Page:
Bernanke Receives Standing-Eight Count
It is becoming increasingly obvious to everyone that in the world of central bankers there is only one credibility champ.
Federal Reserve chief Ben Bernanke warned about the price pressures caused by a weak dollar and emphasized inflation concerns in a speech on Wednesday, sparking a dollar rally and many pats on the back.
No one in the mainstream media, to my knowledge, stopped to question why Bernanke, who in the past had deferred all comments about the dollar to the treasury department, was so eager to speak so openly about it now. I have come to expect nothing less from that bunch, but even the slightest of analysis might have led a few to the conclusion that with the markets still reeling from the credit crisis and rumors of continued difficulties in that area, that this was more a push of the panic button than anything else.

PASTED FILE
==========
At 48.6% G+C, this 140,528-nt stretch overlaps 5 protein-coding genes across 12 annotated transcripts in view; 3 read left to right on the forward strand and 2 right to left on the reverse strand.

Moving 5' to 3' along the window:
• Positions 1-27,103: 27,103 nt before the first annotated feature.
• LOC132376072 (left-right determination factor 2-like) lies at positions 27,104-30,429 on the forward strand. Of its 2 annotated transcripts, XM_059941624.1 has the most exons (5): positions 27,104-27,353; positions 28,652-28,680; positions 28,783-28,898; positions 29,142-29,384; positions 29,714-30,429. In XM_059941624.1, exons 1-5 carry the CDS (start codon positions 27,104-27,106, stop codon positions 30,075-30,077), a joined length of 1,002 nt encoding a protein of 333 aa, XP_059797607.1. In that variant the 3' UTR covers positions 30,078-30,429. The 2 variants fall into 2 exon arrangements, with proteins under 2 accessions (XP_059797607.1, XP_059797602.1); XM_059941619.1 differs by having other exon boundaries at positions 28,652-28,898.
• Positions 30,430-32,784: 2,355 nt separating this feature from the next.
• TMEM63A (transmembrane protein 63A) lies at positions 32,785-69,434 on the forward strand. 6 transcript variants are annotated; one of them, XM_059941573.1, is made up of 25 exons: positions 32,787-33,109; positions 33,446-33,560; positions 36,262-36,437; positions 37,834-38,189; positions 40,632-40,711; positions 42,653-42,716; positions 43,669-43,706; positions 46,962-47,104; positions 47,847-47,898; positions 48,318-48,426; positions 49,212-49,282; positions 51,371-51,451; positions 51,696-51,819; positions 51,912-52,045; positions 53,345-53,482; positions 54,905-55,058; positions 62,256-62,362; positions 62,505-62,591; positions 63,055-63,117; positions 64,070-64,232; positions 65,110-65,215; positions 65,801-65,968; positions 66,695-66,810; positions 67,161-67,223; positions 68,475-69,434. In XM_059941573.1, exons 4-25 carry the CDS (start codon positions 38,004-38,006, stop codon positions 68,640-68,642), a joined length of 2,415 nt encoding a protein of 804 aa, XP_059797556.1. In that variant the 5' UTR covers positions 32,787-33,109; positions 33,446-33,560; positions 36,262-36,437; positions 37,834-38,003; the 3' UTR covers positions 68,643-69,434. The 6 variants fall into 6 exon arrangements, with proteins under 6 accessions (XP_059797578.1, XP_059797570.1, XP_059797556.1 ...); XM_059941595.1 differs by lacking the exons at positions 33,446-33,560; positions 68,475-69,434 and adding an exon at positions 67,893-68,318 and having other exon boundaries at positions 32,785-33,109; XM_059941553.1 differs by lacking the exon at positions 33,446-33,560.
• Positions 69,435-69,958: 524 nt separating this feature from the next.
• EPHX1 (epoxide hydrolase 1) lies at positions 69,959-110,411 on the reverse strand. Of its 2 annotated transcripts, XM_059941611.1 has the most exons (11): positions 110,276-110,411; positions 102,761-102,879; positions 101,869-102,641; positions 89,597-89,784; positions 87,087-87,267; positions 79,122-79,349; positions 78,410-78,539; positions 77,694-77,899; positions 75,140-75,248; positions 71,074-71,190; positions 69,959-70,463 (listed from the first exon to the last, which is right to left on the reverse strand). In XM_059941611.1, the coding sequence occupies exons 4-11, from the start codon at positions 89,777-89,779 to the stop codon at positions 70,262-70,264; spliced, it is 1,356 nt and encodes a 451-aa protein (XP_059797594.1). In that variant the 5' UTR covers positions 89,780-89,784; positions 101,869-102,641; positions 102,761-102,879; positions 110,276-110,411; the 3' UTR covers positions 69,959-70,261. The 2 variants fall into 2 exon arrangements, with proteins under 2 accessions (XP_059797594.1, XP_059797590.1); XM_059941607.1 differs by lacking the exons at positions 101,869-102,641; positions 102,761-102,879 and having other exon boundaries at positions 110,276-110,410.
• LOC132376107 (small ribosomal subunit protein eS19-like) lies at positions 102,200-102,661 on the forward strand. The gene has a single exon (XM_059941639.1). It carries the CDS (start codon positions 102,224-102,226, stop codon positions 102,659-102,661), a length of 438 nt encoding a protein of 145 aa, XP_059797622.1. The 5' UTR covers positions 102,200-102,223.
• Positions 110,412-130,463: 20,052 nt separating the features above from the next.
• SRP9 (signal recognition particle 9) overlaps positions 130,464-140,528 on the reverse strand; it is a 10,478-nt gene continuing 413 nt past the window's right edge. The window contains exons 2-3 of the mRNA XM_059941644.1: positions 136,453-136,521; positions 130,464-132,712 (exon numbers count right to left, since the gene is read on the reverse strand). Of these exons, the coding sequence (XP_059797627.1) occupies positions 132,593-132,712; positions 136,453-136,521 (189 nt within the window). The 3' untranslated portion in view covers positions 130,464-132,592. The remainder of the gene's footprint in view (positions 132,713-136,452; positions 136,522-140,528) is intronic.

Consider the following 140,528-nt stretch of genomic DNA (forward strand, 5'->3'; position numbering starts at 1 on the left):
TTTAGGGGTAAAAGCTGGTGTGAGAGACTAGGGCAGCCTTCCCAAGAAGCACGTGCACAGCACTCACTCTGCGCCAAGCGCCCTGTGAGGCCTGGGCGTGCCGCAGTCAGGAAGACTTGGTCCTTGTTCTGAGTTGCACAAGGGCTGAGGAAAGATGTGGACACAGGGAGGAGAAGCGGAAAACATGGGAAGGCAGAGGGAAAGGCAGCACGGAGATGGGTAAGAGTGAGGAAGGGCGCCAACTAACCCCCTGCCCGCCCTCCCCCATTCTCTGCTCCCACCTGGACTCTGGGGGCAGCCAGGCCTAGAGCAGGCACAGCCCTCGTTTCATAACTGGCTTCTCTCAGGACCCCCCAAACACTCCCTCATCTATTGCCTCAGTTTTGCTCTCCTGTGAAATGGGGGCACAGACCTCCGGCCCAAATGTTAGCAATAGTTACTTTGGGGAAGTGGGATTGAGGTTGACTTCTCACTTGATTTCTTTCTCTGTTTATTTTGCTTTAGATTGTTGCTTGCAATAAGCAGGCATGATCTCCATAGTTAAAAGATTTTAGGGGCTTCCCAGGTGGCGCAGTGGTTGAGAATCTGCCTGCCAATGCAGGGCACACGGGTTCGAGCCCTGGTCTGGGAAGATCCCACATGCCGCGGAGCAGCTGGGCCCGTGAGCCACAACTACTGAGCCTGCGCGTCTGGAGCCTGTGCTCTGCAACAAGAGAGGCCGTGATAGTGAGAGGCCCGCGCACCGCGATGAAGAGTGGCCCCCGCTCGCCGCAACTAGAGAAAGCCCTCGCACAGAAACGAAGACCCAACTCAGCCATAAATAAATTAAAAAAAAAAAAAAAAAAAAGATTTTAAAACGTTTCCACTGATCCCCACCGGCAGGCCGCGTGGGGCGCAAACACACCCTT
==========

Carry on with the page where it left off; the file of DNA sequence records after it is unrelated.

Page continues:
Then on Thursday, European Central Bank President Jean-Claude Trichet echoed similar inflation concerns, revealing the bank's members had weighed an immediate hike in rates and were seriously considering raising them next month.
The ECB statement was certainly a shocker, more so for US analysts, who have been calling for a lowering of euro zone rates to take pressure off the dollar. This of course is a ridiculous expectation at a time when inflationary forces are at play around the world, akin to the quicker of two friends being asked by the other to slow down and take a breather while the duo is chased down the street by a rabid dog.
To the contrary, ECB members, including Germany's Axel Weber and Greece's Nicholas Garganas, have stated that the ECB isn't facing a dilemma between inflation and growth, and that the euro zone economy is standing up very well to the global slowdown.
In fact, Garganas recently said: "To clearly spell it out: If we have to follow a tough monetary policy in order to achieve our goal, so be it - this is our duty," in an article published in the Financial Times Deutschland, adding that current high inflation is transitory but a "tough" monetary policy might be necessary to achieve price stability.
Within less than 24-hours, Ben Bernanke's words have been forgotten, as the dollar gave up all its Bernanke inspired gains and gold, oil and the Euro had huge up moves.
The Euro may have its issues. But hat's off to it and its gatekeepers this week!